Good morning friends, so finally I have a before and after photo of a small coral under blue light and the same coral under normal white light for your viewing pleasure today. Almost a week ago Aimee and I hit the reef late at night with our blue-lights and shot a bunch of photos which I did post and you can still see by scrolling down the page. On that night or any blue-light night dive I am unable to shoot a regular photo with normal light because of the yellow filter that is screwed onto the front of my lens which is sealed under the port. So what we are doing now is marking the best corals we find with a floating buoy (plastic bottle on a string) and going back in the evenings with just our normal white flashes so you can see what they look like before and after, it’s pretty cool huh?? We have actually really started getting into this and will be doing this more and more, it’s not only a thrill a second, it’s a major challenge!! Besides the corals we are starting to find animals that fluoresce as well like the fireworms, lizardfish, and the eyes of many fish like the flounders so stay tuned for more.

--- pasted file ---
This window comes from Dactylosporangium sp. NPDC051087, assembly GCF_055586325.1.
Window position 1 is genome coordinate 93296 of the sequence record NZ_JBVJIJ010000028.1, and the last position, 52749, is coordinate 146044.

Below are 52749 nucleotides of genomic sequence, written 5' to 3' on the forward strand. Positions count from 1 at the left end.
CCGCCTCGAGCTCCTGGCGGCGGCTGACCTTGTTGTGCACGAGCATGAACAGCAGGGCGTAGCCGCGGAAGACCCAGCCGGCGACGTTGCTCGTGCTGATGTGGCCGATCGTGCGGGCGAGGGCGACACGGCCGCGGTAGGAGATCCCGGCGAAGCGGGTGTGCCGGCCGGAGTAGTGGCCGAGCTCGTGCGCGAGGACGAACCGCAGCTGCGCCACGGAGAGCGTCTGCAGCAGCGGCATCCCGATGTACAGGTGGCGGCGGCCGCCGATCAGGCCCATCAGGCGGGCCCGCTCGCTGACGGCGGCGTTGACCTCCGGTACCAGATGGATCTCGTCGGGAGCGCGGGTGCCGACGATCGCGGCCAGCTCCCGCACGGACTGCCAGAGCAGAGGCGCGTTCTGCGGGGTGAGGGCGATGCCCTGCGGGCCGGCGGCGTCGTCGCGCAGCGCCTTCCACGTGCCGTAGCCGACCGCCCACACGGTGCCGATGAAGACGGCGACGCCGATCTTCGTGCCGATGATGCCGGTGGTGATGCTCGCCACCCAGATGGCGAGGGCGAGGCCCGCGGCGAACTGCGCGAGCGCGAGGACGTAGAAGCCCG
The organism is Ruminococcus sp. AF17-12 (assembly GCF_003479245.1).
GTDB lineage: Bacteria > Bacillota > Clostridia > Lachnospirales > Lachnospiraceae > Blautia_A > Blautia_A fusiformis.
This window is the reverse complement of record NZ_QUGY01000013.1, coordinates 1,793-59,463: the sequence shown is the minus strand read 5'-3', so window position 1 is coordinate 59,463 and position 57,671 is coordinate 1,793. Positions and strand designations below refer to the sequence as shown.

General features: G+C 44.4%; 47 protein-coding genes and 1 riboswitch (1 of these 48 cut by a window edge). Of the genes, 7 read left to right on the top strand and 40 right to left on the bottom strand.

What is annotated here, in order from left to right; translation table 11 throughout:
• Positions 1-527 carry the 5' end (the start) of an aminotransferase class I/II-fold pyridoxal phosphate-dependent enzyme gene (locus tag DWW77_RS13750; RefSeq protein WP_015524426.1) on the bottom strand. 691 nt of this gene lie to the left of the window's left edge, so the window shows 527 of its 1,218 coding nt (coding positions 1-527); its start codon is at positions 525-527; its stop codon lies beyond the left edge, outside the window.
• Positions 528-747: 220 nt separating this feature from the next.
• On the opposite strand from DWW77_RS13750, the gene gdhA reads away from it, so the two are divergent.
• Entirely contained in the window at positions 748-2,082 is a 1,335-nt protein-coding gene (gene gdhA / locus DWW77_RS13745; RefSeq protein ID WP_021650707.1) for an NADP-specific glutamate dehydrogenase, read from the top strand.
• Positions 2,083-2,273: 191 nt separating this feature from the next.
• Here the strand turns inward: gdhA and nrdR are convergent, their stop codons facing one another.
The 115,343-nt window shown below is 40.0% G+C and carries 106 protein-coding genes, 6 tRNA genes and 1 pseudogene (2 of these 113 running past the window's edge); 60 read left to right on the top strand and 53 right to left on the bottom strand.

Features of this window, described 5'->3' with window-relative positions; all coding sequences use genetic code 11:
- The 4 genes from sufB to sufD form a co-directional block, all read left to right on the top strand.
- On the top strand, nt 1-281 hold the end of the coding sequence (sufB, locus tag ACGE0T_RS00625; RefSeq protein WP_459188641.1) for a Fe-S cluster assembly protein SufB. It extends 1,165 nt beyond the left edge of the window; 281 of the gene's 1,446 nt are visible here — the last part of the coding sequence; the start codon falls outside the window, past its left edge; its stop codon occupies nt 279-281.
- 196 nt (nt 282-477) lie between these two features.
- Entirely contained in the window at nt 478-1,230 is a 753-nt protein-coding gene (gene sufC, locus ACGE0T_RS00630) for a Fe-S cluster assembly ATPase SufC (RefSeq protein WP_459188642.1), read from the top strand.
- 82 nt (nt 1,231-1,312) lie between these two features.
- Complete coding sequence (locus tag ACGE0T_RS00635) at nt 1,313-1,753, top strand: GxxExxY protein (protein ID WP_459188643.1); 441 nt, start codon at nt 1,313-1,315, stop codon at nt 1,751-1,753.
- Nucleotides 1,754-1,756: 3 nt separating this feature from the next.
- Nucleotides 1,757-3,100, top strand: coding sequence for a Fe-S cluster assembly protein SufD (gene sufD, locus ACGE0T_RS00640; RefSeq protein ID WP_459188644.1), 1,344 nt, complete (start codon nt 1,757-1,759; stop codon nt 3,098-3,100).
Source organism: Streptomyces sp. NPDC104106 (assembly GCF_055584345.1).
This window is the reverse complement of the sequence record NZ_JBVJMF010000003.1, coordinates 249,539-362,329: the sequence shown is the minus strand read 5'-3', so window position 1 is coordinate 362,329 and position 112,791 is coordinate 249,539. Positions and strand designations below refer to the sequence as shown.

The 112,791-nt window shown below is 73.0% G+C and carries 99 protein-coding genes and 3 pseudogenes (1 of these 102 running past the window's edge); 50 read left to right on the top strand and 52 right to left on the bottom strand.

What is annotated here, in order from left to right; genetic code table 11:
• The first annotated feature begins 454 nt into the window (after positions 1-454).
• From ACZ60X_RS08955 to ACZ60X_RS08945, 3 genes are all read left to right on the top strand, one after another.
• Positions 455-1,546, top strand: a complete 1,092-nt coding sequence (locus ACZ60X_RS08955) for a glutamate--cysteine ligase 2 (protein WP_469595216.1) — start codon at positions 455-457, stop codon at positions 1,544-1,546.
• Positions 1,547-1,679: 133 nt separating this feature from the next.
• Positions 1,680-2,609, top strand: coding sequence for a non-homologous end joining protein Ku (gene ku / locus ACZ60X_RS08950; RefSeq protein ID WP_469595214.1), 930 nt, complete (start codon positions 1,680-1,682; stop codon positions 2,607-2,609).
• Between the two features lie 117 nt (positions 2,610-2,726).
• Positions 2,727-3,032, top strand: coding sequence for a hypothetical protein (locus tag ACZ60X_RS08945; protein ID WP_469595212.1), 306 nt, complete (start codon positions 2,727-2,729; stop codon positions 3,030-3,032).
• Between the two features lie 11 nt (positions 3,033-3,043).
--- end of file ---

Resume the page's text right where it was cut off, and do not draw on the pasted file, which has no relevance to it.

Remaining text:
Fluorescence is the name for the absorption of light at one wavelength and its re-emission at another wavelength. What that boils down to is that some things will glow when you shine the right light on them. The ‘right light’ can be different for different targets. We are most used to seeing fluorescence produced by ultraviolet light, often called “black light” because we humans can’t see it. So I recently purchased these new lights from Night Sea WWW.NIGHTSEA.COM called; specially filtered blue lights, because the blue has proved to be better at making most things underwater fluoresce. Fluorescence is kind of magical, especially at night and underwater. You point one light at a target and a totally different color comes out. One of the characteristics of fluorescence is the intense, highly saturated colors. We are used to seeing things illuminated by white light, which contains all the colors of the spectrum. When something fluoresces it usually emits only a narrow range of colors, making it appear like a pure color. There are fluorescent items around you all the time. Highlighter pens, orange traffic cones and safety vests, and bright plastics for children’s toys are just a few examples of the way fluorescence is used. The fluorescence of these products is what makes them appear especially bright.